Natural Nicotine Heals Honey Bees

January 23, 2017

NEONICOTINOID INSECTICIDES (e.g. thiamethoxam, imidacloprid, clothianidin) developed at Bayer Japan as safer alternatives (e.g. to human spray applicators) to the natural nicotine once widely used by farmers and gardeners, is now suspected of contributing to honey bee health problems like learning disorders and colony collapse. In contrast, natural nicotine, found in honey produced by bees working tobacco fields, as well as in pollen, nectar, leaves and other plant parts, is a nutrient and medicine helping to heal weak honey bee colonies, said Susan Nicolson of South Africa’s University of Pretoria at “Entomology Without Borders,” a joint meeting of the International Congress of Entomology (ICE) and the Entomological Society of America (ESA) in Orlando, FL.

Natural nicotine, even if produced organically in a sustainable recycling sort of way from tobacco waste products, is mostly shunned in organic farming and gardening. “Over 120 million sites will be returned on a web search on tobacco, but most will not be associated with plant science,” wrote USDA-ARS researcher T.C. Tso in Tobacco Research and Its Relevance to Science, Medicine and Industry. “Many plant scientists in academic institutions cannot obtain grant support for projects using tobacco as a research tool. Some even have to avoid tobacco because of the applying of ‘political correctness’ to academic research. The tobacco plant has served as a valuable tool since the dawn of plant and biological sciences, so it is indeed a great loss to scientific progress that a research tool already invested with so many resources and about which there is such abundant knowledge and such great potential for new advancement is now being wasted.”

Honey bees readily consume bitter alkaloids such as nicotine mixed in sugary plant nectars. Adult honey bees excel at detoxifying alkaloids such as nicotine, which should not be surprising, as survival depends on it. Younger, larval honey bees have fewer enzymes to detoxify nicotine, but also survive quite well even when their royal jelly contains high levels of nicotine. Honey bees and insects immune to nicotine, such as green peach (peach-potato) aphids, transform nicotine into less toxic butanoic acid. A knotty question naturally arises: If natural nicotine heals honey bees, why are synthetic neonicotinoids so terribly different? Are natural compounds like nicotine inherently more beneficial and their synthetic analogs (e.g. neonicotinoids) inherently bad, perhaps due to subtle differences in molecular structure? If bees and other pollinators are a major concern, perhaps natural product restrictions on nicotine need to be relaxed to provide competition to the synthetic neonicotinoids.

“Alkaloids, especially in the nicotine family, have been the main focus of tobacco research because alkaloids are the characteristic product of tobacco,” writes Tso. Dozens of other tobacco molecules are relatively overlooked, including sugar compounds providing least-toxic botanical insect and mite control. Anabasine (neonicotine), an alkaloid found in tobacco and other plants, has also been widely used as a natural insecticide. Strangely enough, anabasine is also an insect attractant and a poison gland product of Aphaenogaster ants. In a strange urban twist to the wild bird practice of lining nests with medicinal herbs emitting essential oils counteracting parasites: Researchers in Mexico discovered urban birds lining nests with cigarette butts to similar advantage. In times past, organic gardeners soaked cigarette butts in water to get a nicotine spray brew. Historically, most commercial nicotine insecticide used on farms and gardens was a sustainable tobacco waste extract.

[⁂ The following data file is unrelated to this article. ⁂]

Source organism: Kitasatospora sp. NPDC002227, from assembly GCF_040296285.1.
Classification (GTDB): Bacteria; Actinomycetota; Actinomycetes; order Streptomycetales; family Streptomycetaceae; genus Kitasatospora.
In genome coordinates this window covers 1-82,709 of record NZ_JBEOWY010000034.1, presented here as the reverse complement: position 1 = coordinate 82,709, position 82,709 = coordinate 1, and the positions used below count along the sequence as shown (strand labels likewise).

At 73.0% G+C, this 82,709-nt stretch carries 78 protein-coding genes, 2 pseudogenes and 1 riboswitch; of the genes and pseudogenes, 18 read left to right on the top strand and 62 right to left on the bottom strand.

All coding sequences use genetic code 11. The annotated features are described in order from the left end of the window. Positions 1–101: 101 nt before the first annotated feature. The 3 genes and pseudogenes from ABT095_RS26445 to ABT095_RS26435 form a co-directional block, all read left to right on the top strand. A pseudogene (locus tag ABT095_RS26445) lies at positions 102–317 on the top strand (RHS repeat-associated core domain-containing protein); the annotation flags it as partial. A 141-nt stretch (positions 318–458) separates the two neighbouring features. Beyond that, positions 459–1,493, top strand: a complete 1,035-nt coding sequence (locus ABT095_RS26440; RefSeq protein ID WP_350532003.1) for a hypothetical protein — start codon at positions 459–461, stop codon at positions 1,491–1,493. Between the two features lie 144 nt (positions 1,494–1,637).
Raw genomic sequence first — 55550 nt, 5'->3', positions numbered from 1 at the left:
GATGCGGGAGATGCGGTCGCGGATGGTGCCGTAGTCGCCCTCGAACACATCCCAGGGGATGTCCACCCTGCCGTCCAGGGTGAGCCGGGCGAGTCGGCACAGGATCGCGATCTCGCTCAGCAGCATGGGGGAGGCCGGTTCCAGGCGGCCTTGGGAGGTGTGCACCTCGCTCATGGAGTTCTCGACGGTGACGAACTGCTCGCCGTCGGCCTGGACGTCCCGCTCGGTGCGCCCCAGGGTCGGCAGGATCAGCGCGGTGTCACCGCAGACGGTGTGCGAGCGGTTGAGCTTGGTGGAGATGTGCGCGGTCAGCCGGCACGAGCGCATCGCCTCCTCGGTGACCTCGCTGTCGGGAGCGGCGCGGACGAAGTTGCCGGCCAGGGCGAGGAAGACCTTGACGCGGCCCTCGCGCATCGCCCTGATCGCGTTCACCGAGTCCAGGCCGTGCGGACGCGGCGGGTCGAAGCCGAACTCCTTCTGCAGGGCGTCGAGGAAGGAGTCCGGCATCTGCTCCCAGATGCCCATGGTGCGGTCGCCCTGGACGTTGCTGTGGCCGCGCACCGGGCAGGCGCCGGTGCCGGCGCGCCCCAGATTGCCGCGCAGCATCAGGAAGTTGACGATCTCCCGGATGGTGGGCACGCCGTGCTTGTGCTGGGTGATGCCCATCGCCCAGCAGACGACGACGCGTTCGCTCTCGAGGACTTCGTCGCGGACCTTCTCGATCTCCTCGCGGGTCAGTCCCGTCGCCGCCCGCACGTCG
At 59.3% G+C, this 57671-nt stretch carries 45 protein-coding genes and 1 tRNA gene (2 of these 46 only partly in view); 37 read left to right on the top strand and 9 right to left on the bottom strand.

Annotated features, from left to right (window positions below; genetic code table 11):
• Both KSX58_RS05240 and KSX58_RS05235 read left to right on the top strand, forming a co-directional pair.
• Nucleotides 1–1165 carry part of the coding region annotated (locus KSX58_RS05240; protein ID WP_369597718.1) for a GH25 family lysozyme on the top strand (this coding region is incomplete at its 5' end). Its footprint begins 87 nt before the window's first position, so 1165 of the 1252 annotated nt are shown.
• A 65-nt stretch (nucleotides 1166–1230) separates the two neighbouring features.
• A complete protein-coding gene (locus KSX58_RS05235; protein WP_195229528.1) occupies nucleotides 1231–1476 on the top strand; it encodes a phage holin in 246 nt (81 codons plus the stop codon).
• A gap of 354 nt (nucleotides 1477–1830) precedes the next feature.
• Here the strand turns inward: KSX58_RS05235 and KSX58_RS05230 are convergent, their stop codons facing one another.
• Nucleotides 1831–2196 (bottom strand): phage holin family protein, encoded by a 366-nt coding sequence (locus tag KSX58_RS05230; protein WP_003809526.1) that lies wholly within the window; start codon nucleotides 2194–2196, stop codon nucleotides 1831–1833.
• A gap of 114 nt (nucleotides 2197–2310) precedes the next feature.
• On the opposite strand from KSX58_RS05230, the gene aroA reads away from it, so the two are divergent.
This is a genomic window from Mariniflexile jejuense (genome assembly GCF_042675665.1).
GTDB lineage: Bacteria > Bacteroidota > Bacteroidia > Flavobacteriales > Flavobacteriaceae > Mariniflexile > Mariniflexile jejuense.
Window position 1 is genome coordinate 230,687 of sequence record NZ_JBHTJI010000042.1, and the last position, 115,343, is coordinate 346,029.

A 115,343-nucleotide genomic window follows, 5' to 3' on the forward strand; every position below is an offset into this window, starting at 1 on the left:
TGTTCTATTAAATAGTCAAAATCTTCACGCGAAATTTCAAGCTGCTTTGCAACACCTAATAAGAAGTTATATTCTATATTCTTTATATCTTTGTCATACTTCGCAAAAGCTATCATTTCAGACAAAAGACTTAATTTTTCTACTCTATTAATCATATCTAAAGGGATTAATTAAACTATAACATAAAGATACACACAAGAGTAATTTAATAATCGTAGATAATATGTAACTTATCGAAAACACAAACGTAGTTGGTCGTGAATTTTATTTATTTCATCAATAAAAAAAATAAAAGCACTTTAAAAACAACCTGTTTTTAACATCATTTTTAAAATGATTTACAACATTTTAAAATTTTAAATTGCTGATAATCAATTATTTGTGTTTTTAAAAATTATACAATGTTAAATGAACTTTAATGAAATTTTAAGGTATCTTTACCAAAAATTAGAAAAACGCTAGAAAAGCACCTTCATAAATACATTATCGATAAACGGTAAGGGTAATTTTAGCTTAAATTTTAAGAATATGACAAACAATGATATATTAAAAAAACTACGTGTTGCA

There are 60-80 described tobacco or Nicotiana species, some available in seed catalogs and grown as ornamentals. Most Nicotiana species grow wild in the Americas, with some in Australia and Africa. “Tobacco plants are easy to grow and have a short growing period,” writes Tso. “Each tobacco plant may produce 14 g or about 150,000 seeds which may provide seedlings for 2 to 5 acres (1–3 ha) of field tobacco, depending on the type.” In Europe, oil extracted from tobacco seeds is being explored for an alternative bio-diesel fuel industry, with dry leftovers as animal feed.

Native American Nicotiana species are being integrated into China’s ancient agricultural interplanting tradition. When tobacco is interplanted in vineyard rows, tobacco roots and grape roots intermingle. Perhaps some sort of biological soil fumigation occurs. Whatever the mechanism, vineyards are cleansed of soil-dwelling phylloxera aphids, a pest that almost destroyed wine grape growing in France in the 1800s and is still a worldwide problem. According to the journal Chinese Tobacco Science, intercropping tobacco with sweet potato also alleviates soil and other pest problems, maximizing profits per unit area of land. Burley tobacco is intercropped with cabbage and other vegetable crops, according to the Journal of Yangtze University (Natural Science Edition).